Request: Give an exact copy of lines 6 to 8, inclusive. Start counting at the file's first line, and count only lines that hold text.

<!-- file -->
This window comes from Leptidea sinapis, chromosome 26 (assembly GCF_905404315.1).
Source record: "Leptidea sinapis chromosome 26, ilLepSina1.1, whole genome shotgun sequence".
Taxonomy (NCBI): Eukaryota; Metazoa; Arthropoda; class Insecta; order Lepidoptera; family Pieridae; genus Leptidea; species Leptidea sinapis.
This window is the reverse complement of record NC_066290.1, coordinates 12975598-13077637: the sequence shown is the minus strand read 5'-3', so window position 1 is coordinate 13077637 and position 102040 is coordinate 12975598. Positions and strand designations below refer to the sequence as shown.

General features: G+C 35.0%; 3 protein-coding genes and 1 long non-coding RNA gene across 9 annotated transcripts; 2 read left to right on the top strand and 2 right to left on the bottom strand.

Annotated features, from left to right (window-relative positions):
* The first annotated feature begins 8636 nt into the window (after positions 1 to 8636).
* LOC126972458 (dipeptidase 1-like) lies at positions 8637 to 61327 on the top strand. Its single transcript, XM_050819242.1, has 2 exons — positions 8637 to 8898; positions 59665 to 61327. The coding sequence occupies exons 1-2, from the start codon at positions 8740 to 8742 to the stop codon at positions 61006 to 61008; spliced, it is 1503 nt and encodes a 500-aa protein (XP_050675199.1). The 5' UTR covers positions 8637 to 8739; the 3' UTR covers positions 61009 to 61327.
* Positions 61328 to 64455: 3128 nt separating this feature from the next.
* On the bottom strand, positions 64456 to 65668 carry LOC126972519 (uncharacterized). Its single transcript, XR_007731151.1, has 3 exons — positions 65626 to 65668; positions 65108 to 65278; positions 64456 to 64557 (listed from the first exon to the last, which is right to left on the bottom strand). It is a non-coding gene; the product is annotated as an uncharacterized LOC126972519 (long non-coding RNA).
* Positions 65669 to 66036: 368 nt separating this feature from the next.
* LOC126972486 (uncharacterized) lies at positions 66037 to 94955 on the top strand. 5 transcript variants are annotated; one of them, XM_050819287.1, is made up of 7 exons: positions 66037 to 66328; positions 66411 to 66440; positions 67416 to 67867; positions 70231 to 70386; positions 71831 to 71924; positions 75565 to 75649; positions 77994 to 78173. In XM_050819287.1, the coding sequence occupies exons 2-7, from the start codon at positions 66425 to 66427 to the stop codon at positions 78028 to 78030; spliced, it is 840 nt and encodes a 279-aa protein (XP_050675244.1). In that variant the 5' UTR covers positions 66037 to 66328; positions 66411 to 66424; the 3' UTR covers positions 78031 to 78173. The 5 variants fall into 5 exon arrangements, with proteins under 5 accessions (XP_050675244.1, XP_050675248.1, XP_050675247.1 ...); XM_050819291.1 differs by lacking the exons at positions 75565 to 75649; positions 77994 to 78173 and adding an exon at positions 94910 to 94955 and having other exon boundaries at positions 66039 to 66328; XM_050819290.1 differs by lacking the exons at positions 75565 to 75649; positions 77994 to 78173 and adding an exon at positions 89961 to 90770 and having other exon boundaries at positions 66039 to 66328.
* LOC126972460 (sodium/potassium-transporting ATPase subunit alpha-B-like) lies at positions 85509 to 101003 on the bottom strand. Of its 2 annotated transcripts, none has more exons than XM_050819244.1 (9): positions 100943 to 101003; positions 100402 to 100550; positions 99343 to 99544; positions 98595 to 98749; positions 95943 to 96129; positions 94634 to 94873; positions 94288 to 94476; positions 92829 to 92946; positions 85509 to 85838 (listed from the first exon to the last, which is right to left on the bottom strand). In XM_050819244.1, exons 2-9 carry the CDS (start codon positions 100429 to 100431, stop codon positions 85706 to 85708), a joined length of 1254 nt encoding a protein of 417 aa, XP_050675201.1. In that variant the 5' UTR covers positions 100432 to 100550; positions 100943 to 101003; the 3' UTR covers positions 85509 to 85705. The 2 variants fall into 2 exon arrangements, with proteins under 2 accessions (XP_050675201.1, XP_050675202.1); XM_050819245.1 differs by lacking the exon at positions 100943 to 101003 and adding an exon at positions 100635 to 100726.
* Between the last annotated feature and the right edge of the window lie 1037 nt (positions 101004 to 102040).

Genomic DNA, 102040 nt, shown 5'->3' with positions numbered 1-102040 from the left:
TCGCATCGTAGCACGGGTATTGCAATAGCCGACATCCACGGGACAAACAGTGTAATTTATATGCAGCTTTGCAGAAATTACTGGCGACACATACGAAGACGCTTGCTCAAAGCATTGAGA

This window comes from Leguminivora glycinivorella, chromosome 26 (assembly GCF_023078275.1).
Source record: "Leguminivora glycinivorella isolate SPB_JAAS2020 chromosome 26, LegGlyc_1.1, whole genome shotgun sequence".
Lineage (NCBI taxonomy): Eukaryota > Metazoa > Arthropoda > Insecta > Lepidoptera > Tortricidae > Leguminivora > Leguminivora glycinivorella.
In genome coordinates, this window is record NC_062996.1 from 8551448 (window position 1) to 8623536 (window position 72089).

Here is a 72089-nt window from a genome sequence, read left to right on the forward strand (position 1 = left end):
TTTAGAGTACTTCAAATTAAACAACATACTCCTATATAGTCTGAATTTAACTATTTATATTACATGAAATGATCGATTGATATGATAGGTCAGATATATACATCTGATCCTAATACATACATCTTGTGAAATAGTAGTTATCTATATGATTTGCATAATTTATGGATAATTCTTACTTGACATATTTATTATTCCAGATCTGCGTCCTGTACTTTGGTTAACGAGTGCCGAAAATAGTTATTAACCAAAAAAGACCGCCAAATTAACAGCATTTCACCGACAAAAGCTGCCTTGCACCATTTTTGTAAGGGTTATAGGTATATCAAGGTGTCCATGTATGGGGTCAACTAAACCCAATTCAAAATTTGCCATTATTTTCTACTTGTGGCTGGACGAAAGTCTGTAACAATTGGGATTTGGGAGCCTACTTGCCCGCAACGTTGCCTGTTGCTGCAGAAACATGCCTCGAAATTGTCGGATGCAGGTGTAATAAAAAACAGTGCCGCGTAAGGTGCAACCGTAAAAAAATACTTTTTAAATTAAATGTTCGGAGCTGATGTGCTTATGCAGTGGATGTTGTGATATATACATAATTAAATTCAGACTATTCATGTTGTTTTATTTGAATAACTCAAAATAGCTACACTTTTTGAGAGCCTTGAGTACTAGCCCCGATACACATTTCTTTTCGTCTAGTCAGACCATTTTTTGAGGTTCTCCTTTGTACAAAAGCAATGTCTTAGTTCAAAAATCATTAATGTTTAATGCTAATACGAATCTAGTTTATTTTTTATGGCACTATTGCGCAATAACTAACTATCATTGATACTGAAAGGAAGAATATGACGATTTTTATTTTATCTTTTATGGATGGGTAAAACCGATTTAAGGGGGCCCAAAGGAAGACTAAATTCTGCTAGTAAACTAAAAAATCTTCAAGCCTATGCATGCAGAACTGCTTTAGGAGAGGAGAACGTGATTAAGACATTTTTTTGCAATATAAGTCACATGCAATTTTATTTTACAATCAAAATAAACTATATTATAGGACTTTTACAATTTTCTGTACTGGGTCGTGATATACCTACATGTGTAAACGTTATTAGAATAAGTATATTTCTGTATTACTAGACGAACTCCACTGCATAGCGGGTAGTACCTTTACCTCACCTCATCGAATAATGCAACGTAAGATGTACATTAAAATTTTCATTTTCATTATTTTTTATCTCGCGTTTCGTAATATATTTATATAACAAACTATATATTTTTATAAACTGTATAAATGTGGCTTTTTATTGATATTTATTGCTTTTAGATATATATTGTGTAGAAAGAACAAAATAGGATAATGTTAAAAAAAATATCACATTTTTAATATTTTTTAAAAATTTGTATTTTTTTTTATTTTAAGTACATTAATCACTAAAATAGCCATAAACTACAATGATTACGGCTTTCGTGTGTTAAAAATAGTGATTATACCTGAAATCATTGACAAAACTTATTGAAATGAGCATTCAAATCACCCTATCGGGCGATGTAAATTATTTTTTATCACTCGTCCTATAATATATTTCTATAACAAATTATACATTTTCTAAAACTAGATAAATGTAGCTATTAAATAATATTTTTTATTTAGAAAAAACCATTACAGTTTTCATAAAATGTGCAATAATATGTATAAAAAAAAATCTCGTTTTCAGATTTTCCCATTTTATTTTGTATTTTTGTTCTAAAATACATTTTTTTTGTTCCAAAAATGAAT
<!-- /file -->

Annotated features, from left to right (window-relative positions):
* The first annotated feature begins 8636 nt into the window (after positions 1 to 8636).
* LOC126972458 (dipeptidase 1-like) lies at positions 8637 to 61327 on the top strand. Its single transcript, XM_050819242.1, has 2 exons — positions 8637 to 8898; positions 59665 to 61327. The coding sequence occupies exons 1-2, from the start codon at positions 8740 to 8742 to the stop codon at positions 61006 to 61008; spliced, it is 1503 nt and encodes a 500-aa protein (XP_050675199.1). The 5' UTR covers positions 8637 to 8739; the 3' UTR covers positions 61009 to 61327.